The French novelist Jules Verne (1828-1905) was the first authentic exponent of modern science fiction. The best of his work is characterized by intelligent predictions of technical achievements actually within man's grasp at the time Verne wrote.
Jules Verne was born on Feb. 8, 1828, at Nantes, the eldest son of a prosperous provincial lawyer. An otherwise uneventful childhood was marked by one major escapade. In his twelfth year, Jules shipped as a cabin boy on an ocean-going three-master. The ship was intercepted by his father before it had put out to sea, and Jules is said to Page 468 | Top of Article have promised his parents that "in future he would travel only in imagination"—a prediction fulfilled in a manner his parents could not have foreseen.
Career as a Playwright
In 1847 Verne went to Paris to study law, although privately he was already planning a literary career. Owing to the friendship he made with Alexandre Dumas the Elder, Verne's first play, Broken Straws, was produced—with some success—in 1850. From 1852 to 1855 he held a steady and ill-paid position as secretary of a Paris theater, the Théâtre Lyrique. He continued to write comedies and operettas and began contributing short stories to a popular magazine, Le Musée des familles.
During a visit to Amiens in May 1856, Verne met and fell in love with the widowed daughter of an army officer, Madame Morel (née Honorine de Viane), whom he married the following January. The circumstance that his wife's brother was a stockbroker may have influenced Verne in making the unexpected decision to embrace this profession. Membership in the Paris Exchange did not seriously interfere with his literary labors, however, because he adopted a rigorous timetable, rising at five o'clock in order to put in several hours researching and writing before beginning his day's work at the Bourse.
Verne's first long work of fiction, Five Weeks in a Balloon, took the form of an account of a journey by air over
Central Africa, at that time largely unexplored. The book, published in January 1863, was an immediate success. He then decided to retire from stockbroking and to devote himself full time to authorship. His next few books were immensely successful at the time and are still counted among the best he wrote. A Journey to the Center of the Earth (1864) describes the adventures of a party of explorers and scientists who descend the crater of an Icelandic volcano and discover an underground world. The Adventures of Captain Hatteras (1866) centers on an expedition to the North Pole (not actually reached by Robert Peary until 1909). In From the Earth to the Moon (1865) and its sequel, Round the Moon (1870), Verne describes how two adventurous Americans—joined, naturally, by an equally intrepid Frenchman—arrange to be fired in a hollow projectile from a gigantic cannon that lifts them out of the earth's gravity field and takes them close to the moon. Verne not only pictured the state of weightlessness his "astronauts" experienced during their flight, but also he had the prescience to locate their launching site in Florida.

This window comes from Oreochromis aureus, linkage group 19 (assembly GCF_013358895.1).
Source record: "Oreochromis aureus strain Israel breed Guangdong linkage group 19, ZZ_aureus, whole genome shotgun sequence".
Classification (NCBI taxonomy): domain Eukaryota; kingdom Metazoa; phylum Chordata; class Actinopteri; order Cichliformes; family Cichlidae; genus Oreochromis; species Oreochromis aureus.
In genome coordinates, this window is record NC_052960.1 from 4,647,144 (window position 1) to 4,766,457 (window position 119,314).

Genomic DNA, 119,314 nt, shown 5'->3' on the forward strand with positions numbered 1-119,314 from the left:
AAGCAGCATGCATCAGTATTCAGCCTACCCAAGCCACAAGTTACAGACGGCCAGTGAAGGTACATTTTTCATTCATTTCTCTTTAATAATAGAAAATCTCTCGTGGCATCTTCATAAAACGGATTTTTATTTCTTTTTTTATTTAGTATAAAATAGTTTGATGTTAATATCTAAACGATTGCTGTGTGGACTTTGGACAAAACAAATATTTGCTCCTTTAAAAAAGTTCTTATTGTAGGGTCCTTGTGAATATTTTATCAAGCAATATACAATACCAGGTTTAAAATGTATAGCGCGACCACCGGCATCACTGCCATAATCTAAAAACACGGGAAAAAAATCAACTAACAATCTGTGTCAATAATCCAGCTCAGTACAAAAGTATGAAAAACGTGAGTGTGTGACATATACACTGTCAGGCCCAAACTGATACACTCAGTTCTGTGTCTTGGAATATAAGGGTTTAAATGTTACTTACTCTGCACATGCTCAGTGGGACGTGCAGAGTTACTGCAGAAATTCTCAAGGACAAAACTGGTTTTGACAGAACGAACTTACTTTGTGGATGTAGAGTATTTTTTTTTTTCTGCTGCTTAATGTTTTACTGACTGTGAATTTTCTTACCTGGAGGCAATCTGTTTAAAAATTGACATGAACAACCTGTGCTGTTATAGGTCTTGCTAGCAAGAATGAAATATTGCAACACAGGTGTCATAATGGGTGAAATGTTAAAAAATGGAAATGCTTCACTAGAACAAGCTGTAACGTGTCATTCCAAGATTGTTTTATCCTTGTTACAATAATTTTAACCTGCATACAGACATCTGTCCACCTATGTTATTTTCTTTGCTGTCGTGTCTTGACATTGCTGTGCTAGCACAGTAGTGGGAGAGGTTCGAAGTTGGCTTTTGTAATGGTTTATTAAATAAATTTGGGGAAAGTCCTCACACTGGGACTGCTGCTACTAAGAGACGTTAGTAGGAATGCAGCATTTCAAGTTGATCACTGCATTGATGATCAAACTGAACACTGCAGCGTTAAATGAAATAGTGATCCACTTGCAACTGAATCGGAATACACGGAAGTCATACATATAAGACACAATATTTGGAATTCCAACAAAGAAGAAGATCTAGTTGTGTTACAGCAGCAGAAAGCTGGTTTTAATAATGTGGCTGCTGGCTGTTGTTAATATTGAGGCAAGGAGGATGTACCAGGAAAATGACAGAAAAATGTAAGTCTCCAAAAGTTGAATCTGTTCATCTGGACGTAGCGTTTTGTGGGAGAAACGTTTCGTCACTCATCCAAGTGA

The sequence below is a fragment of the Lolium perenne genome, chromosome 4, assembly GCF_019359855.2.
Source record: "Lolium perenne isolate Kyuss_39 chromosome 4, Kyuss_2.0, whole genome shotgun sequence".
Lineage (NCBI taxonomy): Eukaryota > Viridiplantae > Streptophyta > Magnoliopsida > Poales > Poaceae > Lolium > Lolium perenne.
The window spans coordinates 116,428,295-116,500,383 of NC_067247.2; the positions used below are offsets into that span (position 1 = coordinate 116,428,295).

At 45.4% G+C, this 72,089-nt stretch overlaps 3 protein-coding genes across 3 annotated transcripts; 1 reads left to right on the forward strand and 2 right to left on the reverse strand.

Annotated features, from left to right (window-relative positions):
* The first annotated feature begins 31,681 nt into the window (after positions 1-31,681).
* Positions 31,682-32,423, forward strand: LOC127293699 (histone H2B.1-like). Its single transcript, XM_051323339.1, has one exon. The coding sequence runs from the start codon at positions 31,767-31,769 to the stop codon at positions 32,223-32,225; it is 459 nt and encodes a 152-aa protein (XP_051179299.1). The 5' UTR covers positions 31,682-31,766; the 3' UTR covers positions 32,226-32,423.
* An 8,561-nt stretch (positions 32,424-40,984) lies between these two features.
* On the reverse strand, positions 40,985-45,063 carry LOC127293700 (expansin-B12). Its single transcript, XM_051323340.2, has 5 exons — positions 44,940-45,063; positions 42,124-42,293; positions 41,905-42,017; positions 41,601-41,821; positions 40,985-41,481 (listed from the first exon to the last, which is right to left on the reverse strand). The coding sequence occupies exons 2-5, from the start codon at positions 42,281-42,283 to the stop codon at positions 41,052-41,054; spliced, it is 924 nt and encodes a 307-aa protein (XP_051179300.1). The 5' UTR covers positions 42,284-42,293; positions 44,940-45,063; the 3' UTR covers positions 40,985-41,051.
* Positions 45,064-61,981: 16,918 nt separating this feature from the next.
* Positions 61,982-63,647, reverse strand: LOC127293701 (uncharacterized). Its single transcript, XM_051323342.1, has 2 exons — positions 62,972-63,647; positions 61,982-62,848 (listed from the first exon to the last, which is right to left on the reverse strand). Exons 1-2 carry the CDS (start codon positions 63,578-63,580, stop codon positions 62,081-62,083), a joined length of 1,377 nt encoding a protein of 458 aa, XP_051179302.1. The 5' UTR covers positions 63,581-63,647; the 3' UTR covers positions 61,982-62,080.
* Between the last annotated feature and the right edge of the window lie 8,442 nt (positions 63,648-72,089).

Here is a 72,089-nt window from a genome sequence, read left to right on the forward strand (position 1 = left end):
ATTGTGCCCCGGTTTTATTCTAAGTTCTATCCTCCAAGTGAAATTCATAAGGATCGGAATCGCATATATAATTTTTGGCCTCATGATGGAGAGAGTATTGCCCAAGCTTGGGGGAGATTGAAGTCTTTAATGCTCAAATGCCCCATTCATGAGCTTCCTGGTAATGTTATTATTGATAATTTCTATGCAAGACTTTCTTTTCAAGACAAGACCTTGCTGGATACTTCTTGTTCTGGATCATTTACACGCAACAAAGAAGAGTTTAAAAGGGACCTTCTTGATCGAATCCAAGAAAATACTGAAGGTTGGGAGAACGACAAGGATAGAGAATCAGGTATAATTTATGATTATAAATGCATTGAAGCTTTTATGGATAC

Verne wrote his two masterpieces when he was in his 40s. Twenty Thousand Leagues under the Sea (1870) relates the voyages of the submarine Nautilus, built and commanded by the mysterious Capt. Nemo, one of the literary figures in whom Verne incorporated many of his own character traits. Around the World in Eighty Days (1873) is the story of a successful wager made by a typically phlegmatic Englishman, Phineas Fogg, a character said to have been modeled on Verne's father, who had a mania for punctuality. Other popular novels include The Mysterious Island (1875) and Michael Strogoff (1876). Verne's total literary output comprised nearly 80 books, but many of them are of little value or interest today. One noteworthy feature of all his work is its moral idealism, which earned him in 1884 the personal congratulations of Pope Leo XIII. "If I am not always what I ought to be, " Verne once wrote, "my characters will be what I should like to be." His interest in scientific progress was tempered by his robust religious faith, and in some of his later novels (such as The Purchase of the North Pole, 1889), he showed himself aware of the social dangers of uncontrolled technological advance.
Verne the Man
Verne's personality was complex. Though capable of bouts of extreme liveliness and given to punning and playing practical jokes, he was fundamentally a shy man, happiest when alone in his study or when sailing the English Channel in a converted fishing smack. In 1886 he was the victim of a shooting affray, which left him lame. His assailant proved to be a nephew who was suffering from an attack of persecution mania. This incident served to reinforce Verne's natural tendency to melancholy. Although he stood successfully for election to the city council of Amiens two years later, he spent his old age in close retirement. In 1902 he became partially blind; he died on March 24, 1905.
Verne's niece, Marguerite Allotte de la Fuye, published a biography based partly on family papers, Jules Verne (1928; trans. 1954). Kenneth Allott, Jules Verne (1940), is a full biography with critical appraisal of Verne's books. I. O. Evans, Jules Verne and His Work (1965), in spite of its naively uncritical approach, contains interesting illustrative material and an extensive bibliography.
Costello, Peter, Jules Verne: inventor of science fiction, London: Hodder and Stoughton, 1978.
Evans, I. O.. (Idrisyn Oliver), Jules Verne and his work, Mattituck N.Y.: Aeonian Press, 1976.
Jules-Verne, Jean, Jules Verne: a biography, New York: Taplinger Pub. Co., 1976. □